Successive governments have clung to an unjust, over-complicated school funding system for political reasons, argues John Dunford. But the case for change is now irresistible.
WHEN it comes to schools, we are truly becoming one nation. We have the national curriculum, national testing at 5, 7, 11 and 14 and examinations at 16, 17 and 18. Class-size restrictions for younger pupils, targets for achievement at 11, 16 and 19, and the pay structure for teachers are all determined nationally. So why do we not have a national funding formula for schools?
Across the country, we shall soon have one system of performance-related pay and, probably, the same formula for all of our post-16 education in schools and colleges. The case for a national funding formula then becomes irresistible.
The existing school funding system is indefensible. There can be no sense in a standard spending assessment (SSA) system which allocates pound;2,620 for the education of a secondary pupil in Leicestershire but pound;2,927 for a pupil of the same age in Hertfordshire. The SSA for Manchester secondary schools is pound;3,494, while the comparable figure for Leeds is only pound;2,925.
The funding for primary schools is similarly inequitable, with pound;2,037 for pupils in Staffordshire but pound;2,228 for their more fortunate counterparts in Essex.
Inequalities are not confined to England. A 1,200-pupil comprehensive in the Vale of Glamorgan would have pound;250,000 more in its budget if it were situated in the neighbouring local authority of Ceredigion.
The culprit is the SSA, the formula by which central government money is allocated to local authorities and which is supposed to take account of local variations, such as additional educational needs and the number of children on free school meals.
A major injustice in the formula is the area cost adjustment, which fails to recognise that the price of books, computers, examination fees and many other items is the same throughout the country. The London weighting is the only difference in teachers' salaries, which are the same in all other areas.
The assessment formula is so arcane that its "scaling factor" runs to 14 decimal places and is said to be understood by only two people in the whole country.
What is needed is an activity-led funding model which does not use proxy indicators like free school meals, but lays down funding parameters in terms of educational activity - class size, subjects taught, age of pupils, and so on. A national funding formula based on activity-led funding could also take into account the precise effect of London weighting, the number of pupils with English as an additional language, prior attainment levels and any other parameters which affect the cost of education.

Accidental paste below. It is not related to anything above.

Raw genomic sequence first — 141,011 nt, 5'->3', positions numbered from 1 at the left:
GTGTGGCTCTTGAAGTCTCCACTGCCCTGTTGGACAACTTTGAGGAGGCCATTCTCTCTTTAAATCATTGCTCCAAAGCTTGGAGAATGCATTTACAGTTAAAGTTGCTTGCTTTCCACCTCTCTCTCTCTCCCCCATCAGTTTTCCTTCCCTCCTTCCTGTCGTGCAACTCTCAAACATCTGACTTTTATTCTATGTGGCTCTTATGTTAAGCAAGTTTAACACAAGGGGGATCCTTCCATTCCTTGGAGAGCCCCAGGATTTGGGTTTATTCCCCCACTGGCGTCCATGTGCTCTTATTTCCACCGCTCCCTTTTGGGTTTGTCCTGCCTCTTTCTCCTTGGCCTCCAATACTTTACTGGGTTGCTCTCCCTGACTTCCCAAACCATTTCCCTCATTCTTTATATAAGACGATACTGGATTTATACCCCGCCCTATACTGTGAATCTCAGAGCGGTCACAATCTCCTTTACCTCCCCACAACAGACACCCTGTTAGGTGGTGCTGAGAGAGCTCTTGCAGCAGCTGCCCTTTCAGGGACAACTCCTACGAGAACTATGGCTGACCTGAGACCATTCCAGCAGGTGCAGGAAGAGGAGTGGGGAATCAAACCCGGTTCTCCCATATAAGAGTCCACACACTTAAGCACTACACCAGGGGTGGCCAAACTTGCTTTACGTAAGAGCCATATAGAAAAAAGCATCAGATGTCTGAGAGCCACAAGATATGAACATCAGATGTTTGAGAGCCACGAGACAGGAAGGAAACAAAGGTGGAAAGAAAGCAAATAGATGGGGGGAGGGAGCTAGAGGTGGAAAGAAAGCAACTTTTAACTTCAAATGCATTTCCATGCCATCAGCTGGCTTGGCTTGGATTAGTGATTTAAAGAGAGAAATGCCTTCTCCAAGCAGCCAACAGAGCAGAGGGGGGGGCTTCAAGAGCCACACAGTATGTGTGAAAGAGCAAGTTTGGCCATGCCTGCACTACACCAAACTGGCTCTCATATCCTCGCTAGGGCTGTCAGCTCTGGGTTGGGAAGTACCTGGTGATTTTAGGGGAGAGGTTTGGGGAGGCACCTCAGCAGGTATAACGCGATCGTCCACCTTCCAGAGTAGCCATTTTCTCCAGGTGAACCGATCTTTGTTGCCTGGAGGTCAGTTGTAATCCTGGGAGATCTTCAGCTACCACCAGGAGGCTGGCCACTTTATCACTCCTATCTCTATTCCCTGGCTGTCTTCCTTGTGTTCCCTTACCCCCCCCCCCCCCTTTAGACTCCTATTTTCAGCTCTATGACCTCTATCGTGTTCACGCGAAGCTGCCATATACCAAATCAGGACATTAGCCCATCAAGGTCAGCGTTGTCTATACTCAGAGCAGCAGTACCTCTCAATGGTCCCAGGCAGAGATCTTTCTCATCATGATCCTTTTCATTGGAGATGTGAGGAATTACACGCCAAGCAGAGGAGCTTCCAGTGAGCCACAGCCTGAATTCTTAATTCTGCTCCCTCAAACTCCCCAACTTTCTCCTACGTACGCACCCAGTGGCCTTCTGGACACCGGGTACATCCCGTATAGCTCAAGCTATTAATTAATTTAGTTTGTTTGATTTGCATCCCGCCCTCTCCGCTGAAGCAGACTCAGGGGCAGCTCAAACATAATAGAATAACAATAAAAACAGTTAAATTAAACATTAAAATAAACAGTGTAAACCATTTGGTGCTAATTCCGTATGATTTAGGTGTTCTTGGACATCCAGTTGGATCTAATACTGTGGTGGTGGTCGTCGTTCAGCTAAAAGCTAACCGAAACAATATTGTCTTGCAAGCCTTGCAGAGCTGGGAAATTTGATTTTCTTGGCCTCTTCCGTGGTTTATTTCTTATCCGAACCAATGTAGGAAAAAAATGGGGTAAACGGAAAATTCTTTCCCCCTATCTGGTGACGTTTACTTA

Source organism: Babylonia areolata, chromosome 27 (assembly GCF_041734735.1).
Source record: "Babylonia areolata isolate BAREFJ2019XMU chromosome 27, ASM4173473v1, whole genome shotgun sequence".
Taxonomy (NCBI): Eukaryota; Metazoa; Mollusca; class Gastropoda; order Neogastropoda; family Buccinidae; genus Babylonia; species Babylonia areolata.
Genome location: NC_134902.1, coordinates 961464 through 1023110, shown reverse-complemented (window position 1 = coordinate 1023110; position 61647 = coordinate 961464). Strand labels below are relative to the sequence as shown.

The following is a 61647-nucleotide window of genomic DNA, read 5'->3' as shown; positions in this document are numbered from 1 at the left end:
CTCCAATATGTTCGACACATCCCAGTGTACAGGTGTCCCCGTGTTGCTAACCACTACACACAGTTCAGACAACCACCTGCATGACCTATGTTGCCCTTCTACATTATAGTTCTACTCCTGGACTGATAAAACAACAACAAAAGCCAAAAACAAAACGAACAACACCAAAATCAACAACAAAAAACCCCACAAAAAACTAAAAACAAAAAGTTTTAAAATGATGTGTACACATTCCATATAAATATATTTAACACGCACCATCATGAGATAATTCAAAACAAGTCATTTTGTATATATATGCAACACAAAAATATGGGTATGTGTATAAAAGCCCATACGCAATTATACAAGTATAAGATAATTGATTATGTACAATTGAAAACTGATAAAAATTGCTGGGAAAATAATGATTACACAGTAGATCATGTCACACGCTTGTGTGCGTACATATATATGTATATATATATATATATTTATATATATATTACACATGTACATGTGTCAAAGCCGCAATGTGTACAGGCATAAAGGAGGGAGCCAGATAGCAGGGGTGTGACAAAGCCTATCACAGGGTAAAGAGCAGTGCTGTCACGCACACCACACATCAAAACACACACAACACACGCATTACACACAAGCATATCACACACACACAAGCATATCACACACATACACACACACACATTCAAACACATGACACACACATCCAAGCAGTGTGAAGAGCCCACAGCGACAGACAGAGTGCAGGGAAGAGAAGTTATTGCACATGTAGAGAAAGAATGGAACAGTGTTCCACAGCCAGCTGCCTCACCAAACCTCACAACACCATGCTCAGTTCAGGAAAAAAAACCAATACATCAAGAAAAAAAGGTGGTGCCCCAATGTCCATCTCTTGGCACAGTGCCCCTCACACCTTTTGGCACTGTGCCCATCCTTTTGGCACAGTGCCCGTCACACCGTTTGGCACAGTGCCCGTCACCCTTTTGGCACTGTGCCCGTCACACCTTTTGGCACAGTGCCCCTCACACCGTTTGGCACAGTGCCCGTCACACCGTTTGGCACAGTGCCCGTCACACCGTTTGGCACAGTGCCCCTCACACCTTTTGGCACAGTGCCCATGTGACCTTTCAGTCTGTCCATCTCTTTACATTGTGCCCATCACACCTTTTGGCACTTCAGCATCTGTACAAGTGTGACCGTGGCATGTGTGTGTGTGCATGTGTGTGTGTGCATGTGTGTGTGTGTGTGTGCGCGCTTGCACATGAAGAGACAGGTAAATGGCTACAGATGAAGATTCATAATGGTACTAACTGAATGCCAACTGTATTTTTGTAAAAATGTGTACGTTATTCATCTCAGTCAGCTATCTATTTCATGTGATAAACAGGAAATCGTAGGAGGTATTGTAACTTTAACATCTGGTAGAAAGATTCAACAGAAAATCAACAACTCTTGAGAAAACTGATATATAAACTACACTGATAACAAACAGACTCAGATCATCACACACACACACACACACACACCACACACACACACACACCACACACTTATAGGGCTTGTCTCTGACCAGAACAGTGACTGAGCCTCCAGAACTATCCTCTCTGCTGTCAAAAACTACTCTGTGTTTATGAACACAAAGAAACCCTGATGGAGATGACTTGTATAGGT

With an increasingly centralised system and 80 per cent of a school's budgetary obligations determined by a national pay structure, it is difficult to put forward cogent arguments against a national funding formula, but there are two main reasons why both Conservative and Labour governments have declined to change the SSA system. Both are political rather than educational.
When a Secondary Heads Association delegation met the combative education minister, Eric Forth, five years ago to discuss the appalling state of school funding, he was frank about his reasons for opposing the introduction of a national formula. "Changing the system will create winners and losers," he said, "and losers make more noise at election time."
The second reason, which also appeals to politicians of all parties, is that a complicated formula such as the SSA enables central government to blame local authorities for deficiencies in funding, whether the authority spends above or below the SSA level.
Even the most centralist of governments recognises that local government has its uses and this is certainly one of them. Inevitably, local education authorities continue the game of pass the parcel when blame is being allocated. A national funding formula would be more transparent and would expose the reality of who is responsible for school funding much more clearly.
Because of the way local taxes are now applied to education since the demise of the poll tax, it is harder for local authorities to make a significant difference to the education budget without a substantial rise in the council tax. This is the "gearing effect" - it takes approximately a 5 per cent rise in the council tax to produce a 1 per cent increase in spending on education.
If the local democratic process is not to lose its interest in education completely, then there has to be a place for local top-up in education spending; but the core funding for schools must still come through the tax system and a fair national formula.
The SSA is supposed to be a national formula which takes account of local conditions, but it is manifestly unfair - and young people in many parts of the country are disadvantaged by it.
John Dunford is general secretary of the Secondary Heads Association